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Fourth Circuit Orders Sealing of North Carolina Court’s Order to “Protect Defendant from Harm”

“John Doe” moved a North Carolina federal district court in 2016 “for a sentence reduction under 18 U.S.C. § 3582(c)(2) and Guidelines Amendment 782, which lowered base offense levels for federal drug crimes.” Doe pleaded guilty in 2012 to conspiracy to distribute and possession with intent to distribute 28 grams or more of cocaine base and 500 grams or more of cocaine.

At sentencing, the government moved for a downward departure under U.S. Sentencing Guidelines § 5K1.1 in light of Doe’s substantial assistance to state authorities before he was federally indicted. As a result, the district court sentenced Doe to 252 months’ imprisonment, which was well below his 292 to 365 Guideline range.

In denying the motion for resentencing in July 2018, the district court referred to the government’s § 5K1.1 motion. Concerned about that reference, Doe in November 2018 moved to seal the district court’s order and remove it from online legal research services. He contended that the “district court’s reference to his cooperation threatened his safety because the order was available to other inmates through the prison law library,” wrote the Fourth Circuit. Doe appealed after the district court denied the motion in a text order issued in December 2018.

The Fourth Circuit noted it has held that the “First Amendment right applies to sentencing and plea hearings, as well as to documents filed in connection with those proceedings.” It concluded it did not need to decide if an order for sentence reduction is encompassed by the First Amendment, but it assumed it applied because “the Defendant’s compelling interests in sealing the district court’s order outweighs the public’s interest in accessing it either under common law or the more rigorous First Amendment standard.”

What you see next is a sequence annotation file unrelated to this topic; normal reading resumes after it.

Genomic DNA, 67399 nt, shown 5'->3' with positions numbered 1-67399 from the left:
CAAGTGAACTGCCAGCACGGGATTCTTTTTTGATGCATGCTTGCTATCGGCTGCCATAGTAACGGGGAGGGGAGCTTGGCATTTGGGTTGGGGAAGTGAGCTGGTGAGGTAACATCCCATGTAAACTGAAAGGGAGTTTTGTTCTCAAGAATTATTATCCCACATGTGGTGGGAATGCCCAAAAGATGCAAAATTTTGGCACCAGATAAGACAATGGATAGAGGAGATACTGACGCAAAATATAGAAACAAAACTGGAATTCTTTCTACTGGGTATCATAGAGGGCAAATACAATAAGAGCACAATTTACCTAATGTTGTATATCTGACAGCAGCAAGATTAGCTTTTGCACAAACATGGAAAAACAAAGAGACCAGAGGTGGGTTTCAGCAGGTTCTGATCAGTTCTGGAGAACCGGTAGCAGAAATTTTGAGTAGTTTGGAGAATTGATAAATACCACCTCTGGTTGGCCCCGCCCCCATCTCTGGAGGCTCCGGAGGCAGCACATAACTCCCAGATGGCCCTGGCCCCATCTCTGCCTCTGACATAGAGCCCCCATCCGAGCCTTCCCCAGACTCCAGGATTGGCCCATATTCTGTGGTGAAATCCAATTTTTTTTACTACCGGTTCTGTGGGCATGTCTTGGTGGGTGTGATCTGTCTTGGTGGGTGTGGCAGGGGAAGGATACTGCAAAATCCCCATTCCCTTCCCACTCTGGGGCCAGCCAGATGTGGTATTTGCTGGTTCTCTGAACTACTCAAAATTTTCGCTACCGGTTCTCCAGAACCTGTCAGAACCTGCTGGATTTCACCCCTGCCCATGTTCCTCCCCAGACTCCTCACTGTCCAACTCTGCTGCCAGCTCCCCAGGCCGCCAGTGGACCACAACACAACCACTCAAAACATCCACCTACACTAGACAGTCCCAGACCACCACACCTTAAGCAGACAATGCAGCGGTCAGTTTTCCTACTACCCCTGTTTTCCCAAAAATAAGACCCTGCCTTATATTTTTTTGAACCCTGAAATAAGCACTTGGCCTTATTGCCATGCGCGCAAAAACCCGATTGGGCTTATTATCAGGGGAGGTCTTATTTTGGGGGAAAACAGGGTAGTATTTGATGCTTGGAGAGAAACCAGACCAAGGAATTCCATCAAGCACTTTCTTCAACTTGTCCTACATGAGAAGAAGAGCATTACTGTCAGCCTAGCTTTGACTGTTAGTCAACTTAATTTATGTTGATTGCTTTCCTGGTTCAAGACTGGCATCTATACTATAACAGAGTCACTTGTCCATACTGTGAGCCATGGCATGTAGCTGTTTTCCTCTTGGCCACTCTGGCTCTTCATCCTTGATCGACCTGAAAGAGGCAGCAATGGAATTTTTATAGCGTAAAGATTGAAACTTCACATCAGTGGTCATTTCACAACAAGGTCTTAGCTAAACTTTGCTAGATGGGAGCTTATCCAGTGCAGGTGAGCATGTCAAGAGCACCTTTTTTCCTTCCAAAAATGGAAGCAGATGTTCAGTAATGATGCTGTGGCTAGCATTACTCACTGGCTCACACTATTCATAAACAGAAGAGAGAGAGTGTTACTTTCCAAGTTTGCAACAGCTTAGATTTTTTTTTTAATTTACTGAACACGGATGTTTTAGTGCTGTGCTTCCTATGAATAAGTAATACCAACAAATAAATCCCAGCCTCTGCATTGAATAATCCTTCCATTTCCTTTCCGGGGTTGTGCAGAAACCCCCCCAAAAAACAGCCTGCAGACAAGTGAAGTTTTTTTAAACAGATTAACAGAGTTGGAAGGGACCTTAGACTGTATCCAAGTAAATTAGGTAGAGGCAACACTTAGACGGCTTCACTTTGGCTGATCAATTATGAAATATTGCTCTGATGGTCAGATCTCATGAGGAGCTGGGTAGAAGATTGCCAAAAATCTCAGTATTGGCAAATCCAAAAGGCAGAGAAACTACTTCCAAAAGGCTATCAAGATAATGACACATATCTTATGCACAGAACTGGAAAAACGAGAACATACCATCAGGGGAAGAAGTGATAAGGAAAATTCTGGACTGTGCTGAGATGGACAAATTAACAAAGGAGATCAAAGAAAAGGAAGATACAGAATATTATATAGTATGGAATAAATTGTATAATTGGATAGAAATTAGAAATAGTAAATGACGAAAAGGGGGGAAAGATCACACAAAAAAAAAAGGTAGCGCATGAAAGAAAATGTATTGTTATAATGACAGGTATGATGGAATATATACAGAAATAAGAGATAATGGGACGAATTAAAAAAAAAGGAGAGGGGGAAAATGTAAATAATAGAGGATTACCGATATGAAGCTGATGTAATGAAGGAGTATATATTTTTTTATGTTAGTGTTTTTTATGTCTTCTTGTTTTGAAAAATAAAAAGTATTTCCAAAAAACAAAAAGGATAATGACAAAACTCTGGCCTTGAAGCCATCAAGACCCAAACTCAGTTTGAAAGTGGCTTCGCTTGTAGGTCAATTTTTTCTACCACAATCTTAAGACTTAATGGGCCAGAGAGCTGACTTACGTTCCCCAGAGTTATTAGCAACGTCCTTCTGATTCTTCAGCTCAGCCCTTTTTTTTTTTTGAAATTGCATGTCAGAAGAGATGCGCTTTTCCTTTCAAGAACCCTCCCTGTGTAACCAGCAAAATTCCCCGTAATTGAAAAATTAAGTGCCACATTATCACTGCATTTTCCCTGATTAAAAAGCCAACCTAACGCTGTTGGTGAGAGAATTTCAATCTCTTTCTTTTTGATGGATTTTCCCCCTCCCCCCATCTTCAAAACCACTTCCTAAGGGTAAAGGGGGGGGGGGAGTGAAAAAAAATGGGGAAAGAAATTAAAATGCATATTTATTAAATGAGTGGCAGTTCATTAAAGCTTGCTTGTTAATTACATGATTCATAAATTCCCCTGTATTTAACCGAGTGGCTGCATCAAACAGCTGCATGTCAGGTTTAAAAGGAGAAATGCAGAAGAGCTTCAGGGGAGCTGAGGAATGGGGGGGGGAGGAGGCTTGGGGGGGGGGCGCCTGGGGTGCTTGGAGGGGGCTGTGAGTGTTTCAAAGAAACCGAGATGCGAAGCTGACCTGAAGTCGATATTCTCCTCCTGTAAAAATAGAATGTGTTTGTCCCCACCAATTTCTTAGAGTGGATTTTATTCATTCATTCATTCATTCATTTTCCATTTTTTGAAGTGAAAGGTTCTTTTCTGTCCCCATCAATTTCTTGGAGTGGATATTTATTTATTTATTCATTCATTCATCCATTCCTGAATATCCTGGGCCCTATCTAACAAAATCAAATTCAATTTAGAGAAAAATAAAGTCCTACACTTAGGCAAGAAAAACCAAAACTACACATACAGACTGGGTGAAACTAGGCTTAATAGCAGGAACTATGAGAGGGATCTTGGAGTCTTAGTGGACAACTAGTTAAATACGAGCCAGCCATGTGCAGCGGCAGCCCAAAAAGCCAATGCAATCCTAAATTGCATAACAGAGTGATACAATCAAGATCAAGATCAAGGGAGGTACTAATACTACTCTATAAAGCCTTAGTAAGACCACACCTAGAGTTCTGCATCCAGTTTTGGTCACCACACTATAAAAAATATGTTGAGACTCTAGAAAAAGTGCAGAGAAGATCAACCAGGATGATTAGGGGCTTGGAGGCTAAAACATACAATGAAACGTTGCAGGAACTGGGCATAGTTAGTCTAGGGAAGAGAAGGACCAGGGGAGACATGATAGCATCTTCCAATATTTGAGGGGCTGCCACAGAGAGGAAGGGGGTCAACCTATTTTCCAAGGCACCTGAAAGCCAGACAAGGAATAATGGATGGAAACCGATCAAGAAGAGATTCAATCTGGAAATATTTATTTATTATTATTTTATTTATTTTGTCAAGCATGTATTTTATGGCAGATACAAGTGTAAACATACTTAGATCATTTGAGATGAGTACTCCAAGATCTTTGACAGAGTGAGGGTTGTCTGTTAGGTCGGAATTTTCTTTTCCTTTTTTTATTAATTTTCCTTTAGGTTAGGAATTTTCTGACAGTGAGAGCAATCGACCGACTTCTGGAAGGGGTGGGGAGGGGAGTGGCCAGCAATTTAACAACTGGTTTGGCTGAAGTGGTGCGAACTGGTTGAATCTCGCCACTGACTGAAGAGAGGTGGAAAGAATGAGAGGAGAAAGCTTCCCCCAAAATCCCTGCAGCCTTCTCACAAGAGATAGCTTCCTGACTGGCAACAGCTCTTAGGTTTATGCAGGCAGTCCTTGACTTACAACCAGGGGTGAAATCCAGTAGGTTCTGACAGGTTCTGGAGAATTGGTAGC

The order could be sealed “only if (1) closure serves a compelling interest; (2) there is a ‘substantial probability’ that, in the absence of closure, that compelling interest would be harmed; and (3) there are no alternatives to closure that would adequately protect the compelling interest.” In re Wash Post Co., 807 F.2d 383 (4th Cir. 1986).

The court found that precedent established that sealing is appropriate to protect the “physical and psychological well-being of individuals related to the litigation.” This “is even more elevated if judicial records suggest that the defendant may have cooperated with law enforcement.” It was noted that five other “sister circuits have held that protecting cooperating inmates serves a compelling interest under the First Amendment.”

The Fourth Circuit found the record demonstrated that Doe faced a heightened risk of being physically harmed. “To start, Defendant was involved with, and provided information about, members of an interstate drug-trafficking organization and individuals committing home invasion robberies,” the court wrote. “The information he provided was used in multiple investigations, as well as in federal sentencing.”

The court noted that Eastern District of North Carolina Standing Order No. 09-SO-02 (Feb. 12, 2012) requires the automatic sealing of motions related to a defendant’s substantial assistance.

Additionally, a 2016 report by the Committee on Court Administration and Case Management of the Judicial Conference of the United States presented “alarming findings” of 571 instances of harms or threats, including 31 murders, between spring 2012 and spring 2015. As a result, it recommended that “courts restructure their practices so that documents or transcripts that typically contain cooperation information” are automatically placed in a sealed compartment.

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Related legal case

United States v. Doe